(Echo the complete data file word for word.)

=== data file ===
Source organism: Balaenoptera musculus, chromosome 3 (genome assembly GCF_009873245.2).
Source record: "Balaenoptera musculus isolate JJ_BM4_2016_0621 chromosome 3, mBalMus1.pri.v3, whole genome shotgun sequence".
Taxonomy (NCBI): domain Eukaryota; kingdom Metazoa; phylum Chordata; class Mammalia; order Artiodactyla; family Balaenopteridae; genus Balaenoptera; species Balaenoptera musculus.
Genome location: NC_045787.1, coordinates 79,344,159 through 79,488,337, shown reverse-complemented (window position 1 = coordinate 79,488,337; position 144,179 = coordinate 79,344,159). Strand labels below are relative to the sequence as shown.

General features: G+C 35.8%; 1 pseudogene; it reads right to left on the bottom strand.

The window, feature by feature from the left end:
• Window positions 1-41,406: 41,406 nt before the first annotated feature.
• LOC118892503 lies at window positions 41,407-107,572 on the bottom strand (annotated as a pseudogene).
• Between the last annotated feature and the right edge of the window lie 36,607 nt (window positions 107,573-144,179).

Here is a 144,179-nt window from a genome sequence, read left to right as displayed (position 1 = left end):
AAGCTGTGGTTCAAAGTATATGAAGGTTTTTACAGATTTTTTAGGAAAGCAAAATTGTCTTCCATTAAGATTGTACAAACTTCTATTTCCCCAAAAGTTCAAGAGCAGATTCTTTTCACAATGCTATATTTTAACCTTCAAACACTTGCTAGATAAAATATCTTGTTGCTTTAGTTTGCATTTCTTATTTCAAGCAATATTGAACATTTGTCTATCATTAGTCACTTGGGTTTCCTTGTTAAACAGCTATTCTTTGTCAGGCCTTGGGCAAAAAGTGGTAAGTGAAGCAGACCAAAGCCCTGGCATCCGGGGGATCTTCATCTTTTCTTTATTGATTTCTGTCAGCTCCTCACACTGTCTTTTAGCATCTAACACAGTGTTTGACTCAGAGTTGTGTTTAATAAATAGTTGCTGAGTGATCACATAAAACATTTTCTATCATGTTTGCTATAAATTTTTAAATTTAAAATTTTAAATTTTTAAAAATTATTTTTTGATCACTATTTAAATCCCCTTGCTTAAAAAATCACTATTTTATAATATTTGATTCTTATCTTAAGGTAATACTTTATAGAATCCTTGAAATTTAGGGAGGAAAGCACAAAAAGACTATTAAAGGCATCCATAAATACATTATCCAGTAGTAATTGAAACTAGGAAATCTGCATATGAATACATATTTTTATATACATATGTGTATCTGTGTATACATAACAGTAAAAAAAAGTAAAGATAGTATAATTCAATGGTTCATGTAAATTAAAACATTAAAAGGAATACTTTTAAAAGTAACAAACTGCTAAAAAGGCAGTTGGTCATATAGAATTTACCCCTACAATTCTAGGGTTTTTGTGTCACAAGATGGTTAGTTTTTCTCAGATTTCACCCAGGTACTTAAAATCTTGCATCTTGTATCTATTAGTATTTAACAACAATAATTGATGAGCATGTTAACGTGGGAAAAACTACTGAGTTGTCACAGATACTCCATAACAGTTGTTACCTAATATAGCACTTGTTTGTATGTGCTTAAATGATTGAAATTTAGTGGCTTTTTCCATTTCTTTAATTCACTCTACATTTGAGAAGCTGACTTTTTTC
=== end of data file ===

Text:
Source organism: Balaenoptera musculus, chromosome 3 (genome assembly GCF_009873245.2).
Source record: "Balaenoptera musculus isolate JJ_BM4_2016_0621 chromosome 3, mBalMus1.pri.v3, whole genome shotgun sequence".
Taxonomy (NCBI): domain Eukaryota; kingdom Metazoa; phylum Chordata; class Mammalia; order Artiodactyla; family Balaenopteridae; genus Balaenoptera; species Balaenoptera musculus.
Genome location: NC_045787.1, coordinates 79,344,159 through 79,488,337, shown reverse-complemented (window position 1 = coordinate 79,488,337; position 144,179 = coordinate 79,344,159). Strand labels below are relative to the sequence as shown.

General features: G+C 35.8%; 1 pseudogene; it reads right to left on the bottom strand.

The window, feature by feature from the left end:
• Window positions 1-41,406: 41,406 nt before the first annotated feature.
• LOC118892503 lies at window positions 41,407-107,572 on the bottom strand (annotated as a pseudogene).
• Between the last annotated feature and the right edge of the window lie 36,607 nt (window positions 107,573-144,179).

Here is a 144,179-nt window from a genome sequence, read left to right as displayed (position 1 = left end):
AAGCTGTGGTTCAAAGTATATGAAGGTTTTTACAGATTTTTTAGGAAAGCAAAATTGTCTTCCATTAAGATTGTACAAACTTCTATTTCCCCAAAAGTTCAAGAGCAGATTCTTTTCACAATGCTATATTTTAACCTTCAAACACTTGCTAGATAAAATATCTTGTTGCTTTAGTTTGCATTTCTTATTTCAAGCAATATTGAACATTTGTCTATCATTAGTCACTTGGGTTTCCTTGTTAAACAGCTATTCTTTGTCAGGCCTTGGGCAAAAAGTGGTAAGTGAAGCAGACCAAAGCCCTGGCATCCGGGGGATCTTCATCTTTTCTTTATTGATTTCTGTCAGCTCCTCACACTGTCTTTTAGCATCTAACACAGTGTTTGACTCAGAGTTGTGTTTAATAAATAGTTGCTGAGTGATCACATAAAACATTTTCTATCATGTTTGCTATAAATTTTTAAATTTAAAATTTTAAATTTTTAAAAATTATTTTTTGATCACTATTTAAATCCCCTTGCTTAAAAAATCACTATTTTATAATATTTGATTCTTATCTTAAGGTAATACTTTATAGAATCCTTGAAATTTAGGGAGGAAAGCACAAAAAGACTATTAAAGGCATCCATAAATACATTATCCAGTAGTAATTGAAACTAGGAAATCTGCATATGAATACATATTTTTATATACATATGTGTATCTGTGTATACATAACAGTAAAAAAAAGTAAAGATAGTATAATTCAATGGTTCATGTAAATTAAAACATTAAAAGGAATACTTTTAAAAGTAACAAACTGCTAAAAAGGCAGTTGGTCATATAGAATTTACCCCTACAATTCTAGGGTTTTTGTGTCACAAGATGGTTAGTTTTTCTCAGATTTCACCCAGGTACTTAAAATCTTGCATCTTGTATCTATTAGTATTTAACAACAATAATTGATGAGCATGTTAACGTGGGAAAAACTACTGAGTTGTCACAGATACTCCATAACAGTTGTTACCTAATATAGCACTTGTTTGTATGTGCTTAAATGATTGAAATTTAGTGGCTTTTTCCATTTCTTTAATTCACTCTACATTTGAGAAGCTGACTTTTTTC